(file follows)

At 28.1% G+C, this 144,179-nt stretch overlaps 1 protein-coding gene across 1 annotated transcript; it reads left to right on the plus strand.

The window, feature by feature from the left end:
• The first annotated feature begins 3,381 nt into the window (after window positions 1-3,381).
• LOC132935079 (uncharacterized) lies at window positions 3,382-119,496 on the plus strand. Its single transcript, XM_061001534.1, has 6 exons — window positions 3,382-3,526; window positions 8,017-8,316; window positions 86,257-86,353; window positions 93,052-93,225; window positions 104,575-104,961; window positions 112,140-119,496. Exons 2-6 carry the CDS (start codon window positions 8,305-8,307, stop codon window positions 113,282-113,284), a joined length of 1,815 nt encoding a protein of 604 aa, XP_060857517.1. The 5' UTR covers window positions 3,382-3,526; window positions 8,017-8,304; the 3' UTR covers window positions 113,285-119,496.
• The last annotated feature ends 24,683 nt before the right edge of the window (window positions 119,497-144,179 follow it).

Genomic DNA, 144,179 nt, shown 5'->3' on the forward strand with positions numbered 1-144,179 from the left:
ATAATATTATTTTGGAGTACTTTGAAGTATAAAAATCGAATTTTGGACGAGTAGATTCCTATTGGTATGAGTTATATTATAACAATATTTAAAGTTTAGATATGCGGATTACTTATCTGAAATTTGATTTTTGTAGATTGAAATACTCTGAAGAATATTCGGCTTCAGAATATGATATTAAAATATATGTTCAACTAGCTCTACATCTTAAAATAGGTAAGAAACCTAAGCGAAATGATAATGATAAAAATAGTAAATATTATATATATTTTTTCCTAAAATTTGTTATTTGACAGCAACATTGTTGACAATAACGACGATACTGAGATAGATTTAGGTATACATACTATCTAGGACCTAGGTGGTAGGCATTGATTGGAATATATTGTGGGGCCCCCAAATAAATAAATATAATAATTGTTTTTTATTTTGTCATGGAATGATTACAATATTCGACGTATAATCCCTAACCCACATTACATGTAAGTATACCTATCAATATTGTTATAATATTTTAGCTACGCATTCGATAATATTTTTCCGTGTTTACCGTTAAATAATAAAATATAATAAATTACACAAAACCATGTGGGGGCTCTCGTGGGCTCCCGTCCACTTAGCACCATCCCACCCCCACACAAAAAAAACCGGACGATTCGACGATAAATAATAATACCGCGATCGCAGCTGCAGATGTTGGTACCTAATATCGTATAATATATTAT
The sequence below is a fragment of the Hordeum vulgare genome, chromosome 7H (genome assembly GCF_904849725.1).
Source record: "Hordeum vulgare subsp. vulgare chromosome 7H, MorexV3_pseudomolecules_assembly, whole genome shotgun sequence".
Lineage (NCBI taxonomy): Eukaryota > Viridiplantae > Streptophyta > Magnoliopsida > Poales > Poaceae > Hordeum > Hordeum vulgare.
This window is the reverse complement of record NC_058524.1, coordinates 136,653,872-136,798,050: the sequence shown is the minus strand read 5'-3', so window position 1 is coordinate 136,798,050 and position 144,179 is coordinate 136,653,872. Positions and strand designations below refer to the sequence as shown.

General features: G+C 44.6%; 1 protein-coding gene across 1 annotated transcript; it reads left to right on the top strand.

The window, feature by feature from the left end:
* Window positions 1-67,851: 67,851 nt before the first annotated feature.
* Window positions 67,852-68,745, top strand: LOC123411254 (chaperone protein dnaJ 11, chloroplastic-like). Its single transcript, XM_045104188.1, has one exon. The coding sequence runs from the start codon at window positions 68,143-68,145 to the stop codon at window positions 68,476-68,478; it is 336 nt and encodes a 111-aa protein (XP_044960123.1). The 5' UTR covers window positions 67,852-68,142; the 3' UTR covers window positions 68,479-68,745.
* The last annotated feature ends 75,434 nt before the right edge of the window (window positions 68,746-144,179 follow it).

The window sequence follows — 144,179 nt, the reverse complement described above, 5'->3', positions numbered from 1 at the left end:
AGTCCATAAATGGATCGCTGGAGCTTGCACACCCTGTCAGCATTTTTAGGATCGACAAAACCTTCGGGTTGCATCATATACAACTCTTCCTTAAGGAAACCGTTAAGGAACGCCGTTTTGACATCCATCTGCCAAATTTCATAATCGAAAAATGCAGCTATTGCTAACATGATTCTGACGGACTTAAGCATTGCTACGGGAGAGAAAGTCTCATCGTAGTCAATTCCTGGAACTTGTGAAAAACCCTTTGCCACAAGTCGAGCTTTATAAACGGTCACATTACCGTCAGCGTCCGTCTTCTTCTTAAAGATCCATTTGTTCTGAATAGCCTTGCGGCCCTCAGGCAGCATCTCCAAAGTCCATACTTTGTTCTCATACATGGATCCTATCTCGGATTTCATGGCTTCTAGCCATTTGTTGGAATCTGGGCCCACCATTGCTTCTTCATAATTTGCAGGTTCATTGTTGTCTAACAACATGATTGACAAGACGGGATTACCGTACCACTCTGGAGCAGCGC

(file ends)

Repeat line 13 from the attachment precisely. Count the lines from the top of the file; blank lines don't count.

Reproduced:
The window, feature by feature from the left end: